Wednesday, December 19, 2012
By Mark Davis, International Software Architect
Until now, it has been very difficult for web application designers to do something as simple as sort names correctly according to the user's language. And it matters: English readers wouldn’t expect Århus to sort below Zürich, but Danish speakers would.
International Components for Unicode (ICU) or Windows APIs.
Linguistic sorting is not the only benefit—not only will users be able to see names sorted correctly, but also correct numeric values (“1,234.56” in English, but “1.234,56” in German), dates (“March 10, 2012” vs “10. März 2012”), and so on. While the results might not be precisely the same in every browser, they should be appropriate to the language, and are returned using a uniform API.
On any enabled browser — in its supported languages — web application developers can:
- compare strings correctly: choosing whether or not to ignore accents, case differences, etc.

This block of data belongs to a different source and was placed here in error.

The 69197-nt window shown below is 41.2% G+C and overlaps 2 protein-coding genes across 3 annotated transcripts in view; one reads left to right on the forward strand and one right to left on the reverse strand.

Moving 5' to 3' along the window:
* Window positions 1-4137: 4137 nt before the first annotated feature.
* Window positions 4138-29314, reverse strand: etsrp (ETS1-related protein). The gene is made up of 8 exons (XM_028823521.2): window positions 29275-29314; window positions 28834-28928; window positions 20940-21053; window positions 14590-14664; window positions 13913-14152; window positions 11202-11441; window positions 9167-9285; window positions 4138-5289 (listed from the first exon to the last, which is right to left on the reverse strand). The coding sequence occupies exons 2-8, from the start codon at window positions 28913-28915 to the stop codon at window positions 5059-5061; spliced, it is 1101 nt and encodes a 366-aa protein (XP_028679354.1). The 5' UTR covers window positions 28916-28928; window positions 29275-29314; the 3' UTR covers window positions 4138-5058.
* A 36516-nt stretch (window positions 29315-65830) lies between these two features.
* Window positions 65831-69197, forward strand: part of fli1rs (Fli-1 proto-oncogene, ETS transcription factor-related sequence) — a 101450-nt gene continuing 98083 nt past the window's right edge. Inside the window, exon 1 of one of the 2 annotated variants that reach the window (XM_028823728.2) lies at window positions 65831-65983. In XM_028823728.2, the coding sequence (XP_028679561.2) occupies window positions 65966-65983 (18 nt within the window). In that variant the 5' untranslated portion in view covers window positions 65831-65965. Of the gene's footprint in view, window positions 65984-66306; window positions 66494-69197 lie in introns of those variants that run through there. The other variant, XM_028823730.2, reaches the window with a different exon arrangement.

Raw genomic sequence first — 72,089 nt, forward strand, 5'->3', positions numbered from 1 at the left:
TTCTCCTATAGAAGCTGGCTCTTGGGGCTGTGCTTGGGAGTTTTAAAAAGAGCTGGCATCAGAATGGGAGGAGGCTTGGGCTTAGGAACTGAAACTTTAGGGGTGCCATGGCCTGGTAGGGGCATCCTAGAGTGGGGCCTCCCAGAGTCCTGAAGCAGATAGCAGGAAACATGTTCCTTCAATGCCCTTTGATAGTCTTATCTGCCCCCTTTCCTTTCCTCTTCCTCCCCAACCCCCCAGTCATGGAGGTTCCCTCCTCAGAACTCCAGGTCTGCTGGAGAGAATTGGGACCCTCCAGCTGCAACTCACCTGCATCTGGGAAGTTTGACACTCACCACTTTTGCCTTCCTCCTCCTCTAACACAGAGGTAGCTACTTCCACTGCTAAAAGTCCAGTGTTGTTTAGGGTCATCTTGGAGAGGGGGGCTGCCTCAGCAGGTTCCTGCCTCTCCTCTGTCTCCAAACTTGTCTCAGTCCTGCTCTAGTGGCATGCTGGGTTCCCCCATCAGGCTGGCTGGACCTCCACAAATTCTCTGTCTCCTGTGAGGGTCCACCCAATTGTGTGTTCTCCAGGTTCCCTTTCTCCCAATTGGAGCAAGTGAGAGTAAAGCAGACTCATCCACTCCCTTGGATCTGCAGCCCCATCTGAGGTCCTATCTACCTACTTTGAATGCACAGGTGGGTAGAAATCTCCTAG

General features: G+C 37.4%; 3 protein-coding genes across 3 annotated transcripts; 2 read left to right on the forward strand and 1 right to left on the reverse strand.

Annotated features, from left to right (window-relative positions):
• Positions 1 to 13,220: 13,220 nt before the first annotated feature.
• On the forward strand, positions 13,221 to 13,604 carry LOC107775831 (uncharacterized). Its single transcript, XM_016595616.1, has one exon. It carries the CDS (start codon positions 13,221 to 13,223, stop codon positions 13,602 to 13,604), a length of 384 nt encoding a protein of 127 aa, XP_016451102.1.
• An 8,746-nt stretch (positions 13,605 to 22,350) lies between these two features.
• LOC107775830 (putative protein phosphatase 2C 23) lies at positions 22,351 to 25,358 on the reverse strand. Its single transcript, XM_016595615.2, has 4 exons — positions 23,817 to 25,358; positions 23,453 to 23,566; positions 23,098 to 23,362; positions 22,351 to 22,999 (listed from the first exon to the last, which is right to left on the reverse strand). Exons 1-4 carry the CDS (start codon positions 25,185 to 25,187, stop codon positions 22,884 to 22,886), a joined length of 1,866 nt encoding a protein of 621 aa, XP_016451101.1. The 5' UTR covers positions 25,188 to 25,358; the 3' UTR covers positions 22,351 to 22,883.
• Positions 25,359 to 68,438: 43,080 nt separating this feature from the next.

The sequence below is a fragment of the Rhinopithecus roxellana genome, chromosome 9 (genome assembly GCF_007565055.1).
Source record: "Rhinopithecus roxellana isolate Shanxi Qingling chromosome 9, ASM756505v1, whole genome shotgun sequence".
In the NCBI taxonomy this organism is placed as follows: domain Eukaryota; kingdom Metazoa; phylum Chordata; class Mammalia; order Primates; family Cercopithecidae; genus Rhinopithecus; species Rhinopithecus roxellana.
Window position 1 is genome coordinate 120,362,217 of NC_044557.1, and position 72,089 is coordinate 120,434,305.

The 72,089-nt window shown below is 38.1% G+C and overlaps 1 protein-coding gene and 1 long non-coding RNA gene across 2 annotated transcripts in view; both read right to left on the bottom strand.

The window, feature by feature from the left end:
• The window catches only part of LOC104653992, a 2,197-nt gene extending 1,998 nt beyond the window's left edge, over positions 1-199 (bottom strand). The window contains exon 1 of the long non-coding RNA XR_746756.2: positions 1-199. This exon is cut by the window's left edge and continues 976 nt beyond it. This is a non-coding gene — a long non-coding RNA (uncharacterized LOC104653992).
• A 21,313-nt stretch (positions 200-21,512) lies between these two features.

- format numbers correctly: choosing decimal places, currencies, whether to use thousands-separator, etc.
- format dates and times correctly: choosing decimal places, numeric vs named months, etc.
- match locales: comparing the user’s desired locales (say Arabic and French) against the supported locales (say French, German, and English), to get the best match.
Mark Davis is president and cofounder of the Unicode consortium, and founder of ICU and CLDR. Mark is fond of food, film, travel, and RPGs. Mark lived for 4 years in Switzerland, and is moving back in February.
Posted by Scott Knaster, Editor